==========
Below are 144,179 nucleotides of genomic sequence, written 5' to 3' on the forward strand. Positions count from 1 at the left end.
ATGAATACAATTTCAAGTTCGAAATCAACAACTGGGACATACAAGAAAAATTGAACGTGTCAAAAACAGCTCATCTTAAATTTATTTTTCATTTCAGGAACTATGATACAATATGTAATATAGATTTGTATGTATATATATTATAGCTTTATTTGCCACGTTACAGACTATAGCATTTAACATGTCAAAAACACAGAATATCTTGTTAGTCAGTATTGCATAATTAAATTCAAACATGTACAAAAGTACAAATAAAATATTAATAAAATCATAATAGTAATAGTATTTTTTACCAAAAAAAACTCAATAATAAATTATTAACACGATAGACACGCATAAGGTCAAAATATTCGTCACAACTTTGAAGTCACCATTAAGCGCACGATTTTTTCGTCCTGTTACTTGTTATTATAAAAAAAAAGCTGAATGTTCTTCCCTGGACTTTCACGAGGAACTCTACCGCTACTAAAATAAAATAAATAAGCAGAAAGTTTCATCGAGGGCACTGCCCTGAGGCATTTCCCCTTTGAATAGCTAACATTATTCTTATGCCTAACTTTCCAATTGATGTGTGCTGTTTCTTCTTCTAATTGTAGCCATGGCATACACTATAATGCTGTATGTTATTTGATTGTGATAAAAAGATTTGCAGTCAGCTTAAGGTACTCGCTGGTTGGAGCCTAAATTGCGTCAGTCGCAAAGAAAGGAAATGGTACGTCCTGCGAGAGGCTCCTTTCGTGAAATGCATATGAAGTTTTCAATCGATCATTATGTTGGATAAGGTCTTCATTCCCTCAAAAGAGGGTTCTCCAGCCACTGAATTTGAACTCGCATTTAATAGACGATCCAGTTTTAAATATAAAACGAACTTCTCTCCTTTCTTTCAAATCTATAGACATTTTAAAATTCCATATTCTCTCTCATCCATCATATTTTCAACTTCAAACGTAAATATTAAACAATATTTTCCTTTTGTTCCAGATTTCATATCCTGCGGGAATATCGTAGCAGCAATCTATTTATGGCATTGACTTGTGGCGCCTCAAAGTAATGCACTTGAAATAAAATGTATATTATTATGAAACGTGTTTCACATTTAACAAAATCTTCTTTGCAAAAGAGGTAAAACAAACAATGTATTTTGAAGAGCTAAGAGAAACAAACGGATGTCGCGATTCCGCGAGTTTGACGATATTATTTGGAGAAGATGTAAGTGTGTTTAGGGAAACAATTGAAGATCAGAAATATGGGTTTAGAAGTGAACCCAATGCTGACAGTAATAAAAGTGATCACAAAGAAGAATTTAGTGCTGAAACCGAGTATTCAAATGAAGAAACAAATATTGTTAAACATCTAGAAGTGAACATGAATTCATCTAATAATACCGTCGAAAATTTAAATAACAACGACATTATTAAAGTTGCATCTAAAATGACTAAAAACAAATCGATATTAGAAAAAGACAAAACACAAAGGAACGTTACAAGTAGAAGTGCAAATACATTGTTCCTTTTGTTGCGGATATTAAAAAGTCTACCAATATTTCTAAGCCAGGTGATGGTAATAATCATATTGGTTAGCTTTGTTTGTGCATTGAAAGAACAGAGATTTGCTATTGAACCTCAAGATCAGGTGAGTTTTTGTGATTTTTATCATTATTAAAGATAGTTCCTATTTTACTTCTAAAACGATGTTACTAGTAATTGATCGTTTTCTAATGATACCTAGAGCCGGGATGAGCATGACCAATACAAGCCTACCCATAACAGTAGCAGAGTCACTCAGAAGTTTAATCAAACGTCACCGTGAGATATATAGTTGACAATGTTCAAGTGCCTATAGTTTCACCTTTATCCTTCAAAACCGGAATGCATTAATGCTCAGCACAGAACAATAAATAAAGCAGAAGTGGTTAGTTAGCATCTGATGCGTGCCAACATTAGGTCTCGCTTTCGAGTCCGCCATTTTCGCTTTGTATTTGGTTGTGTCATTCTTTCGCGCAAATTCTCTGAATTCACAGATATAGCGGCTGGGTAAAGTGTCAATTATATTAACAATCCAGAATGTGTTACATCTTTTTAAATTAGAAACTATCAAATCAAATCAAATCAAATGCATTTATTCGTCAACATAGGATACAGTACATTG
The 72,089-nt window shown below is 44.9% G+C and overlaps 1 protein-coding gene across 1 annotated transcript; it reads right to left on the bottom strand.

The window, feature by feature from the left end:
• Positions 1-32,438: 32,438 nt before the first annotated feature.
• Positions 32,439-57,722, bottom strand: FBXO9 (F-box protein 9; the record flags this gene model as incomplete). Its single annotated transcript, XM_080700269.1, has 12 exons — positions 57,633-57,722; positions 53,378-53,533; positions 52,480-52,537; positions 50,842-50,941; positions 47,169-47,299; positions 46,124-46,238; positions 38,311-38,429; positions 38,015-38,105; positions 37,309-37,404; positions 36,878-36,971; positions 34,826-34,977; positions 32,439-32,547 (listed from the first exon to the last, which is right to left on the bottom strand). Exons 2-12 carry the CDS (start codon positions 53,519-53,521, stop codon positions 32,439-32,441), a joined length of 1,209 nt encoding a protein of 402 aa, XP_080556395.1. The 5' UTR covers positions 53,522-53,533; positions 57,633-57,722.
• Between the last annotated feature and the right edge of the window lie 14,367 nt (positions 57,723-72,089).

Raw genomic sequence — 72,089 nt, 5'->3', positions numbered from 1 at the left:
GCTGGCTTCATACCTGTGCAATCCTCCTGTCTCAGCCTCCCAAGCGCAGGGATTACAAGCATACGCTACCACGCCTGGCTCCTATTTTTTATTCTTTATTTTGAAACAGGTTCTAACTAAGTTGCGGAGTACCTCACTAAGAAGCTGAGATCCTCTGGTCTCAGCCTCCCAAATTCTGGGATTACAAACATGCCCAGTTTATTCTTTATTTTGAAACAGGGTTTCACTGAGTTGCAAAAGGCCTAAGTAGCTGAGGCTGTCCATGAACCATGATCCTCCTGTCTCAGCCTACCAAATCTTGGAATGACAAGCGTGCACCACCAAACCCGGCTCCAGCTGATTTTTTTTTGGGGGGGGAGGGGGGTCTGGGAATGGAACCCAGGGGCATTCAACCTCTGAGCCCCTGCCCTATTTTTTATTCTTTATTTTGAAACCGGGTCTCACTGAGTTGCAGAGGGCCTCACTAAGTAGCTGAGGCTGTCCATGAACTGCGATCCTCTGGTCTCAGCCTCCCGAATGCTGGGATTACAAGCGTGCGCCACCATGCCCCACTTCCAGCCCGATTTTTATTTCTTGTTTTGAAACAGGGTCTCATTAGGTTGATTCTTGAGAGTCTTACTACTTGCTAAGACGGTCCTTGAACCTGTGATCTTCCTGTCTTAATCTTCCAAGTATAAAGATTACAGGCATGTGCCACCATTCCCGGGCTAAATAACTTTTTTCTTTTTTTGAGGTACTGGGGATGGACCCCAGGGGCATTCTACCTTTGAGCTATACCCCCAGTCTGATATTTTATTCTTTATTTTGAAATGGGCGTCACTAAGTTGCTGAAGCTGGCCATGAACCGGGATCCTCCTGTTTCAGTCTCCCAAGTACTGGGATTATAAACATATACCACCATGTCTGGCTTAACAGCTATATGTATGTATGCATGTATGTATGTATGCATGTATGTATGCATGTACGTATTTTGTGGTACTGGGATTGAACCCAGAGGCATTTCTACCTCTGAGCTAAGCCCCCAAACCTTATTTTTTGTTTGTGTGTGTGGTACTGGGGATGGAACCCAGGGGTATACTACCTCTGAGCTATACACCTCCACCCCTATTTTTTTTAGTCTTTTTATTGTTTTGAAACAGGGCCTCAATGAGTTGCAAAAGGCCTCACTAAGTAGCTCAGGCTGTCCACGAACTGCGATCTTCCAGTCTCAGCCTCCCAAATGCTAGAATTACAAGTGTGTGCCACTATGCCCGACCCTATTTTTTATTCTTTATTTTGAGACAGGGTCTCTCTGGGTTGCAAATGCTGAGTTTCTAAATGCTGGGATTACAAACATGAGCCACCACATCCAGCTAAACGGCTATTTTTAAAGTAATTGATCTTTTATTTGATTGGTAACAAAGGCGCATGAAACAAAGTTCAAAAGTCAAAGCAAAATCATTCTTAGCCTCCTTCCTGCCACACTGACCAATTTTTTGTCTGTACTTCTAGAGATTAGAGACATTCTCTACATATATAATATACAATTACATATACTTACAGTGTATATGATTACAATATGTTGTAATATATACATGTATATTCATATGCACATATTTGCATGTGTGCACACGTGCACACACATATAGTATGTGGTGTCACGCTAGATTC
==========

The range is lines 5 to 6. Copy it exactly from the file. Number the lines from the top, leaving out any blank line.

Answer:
• Positions 1-32,438: 32,438 nt before the first annotated feature.
• Positions 32,439-57,722, bottom strand: FBXO9 (F-box protein 9; the record flags this gene model as incomplete). Its single annotated transcript, XM_080700269.1, has 12 exons — positions 57,633-57,722; positions 53,378-53,533; positions 52,480-52,537; positions 50,842-50,941; positions 47,169-47,299; positions 46,124-46,238; positions 38,311-38,429; positions 38,015-38,105; positions 37,309-37,404; positions 36,878-36,971; positions 34,826-34,977; positions 32,439-32,547 (listed from the first exon to the last, which is right to left on the bottom strand). Exons 2-12 carry the CDS (start codon positions 53,519-53,521, stop codon positions 32,439-32,441), a joined length of 1,209 nt encoding a protein of 402 aa, XP_080556395.1. The 5' UTR covers positions 53,522-53,533; positions 57,633-57,722.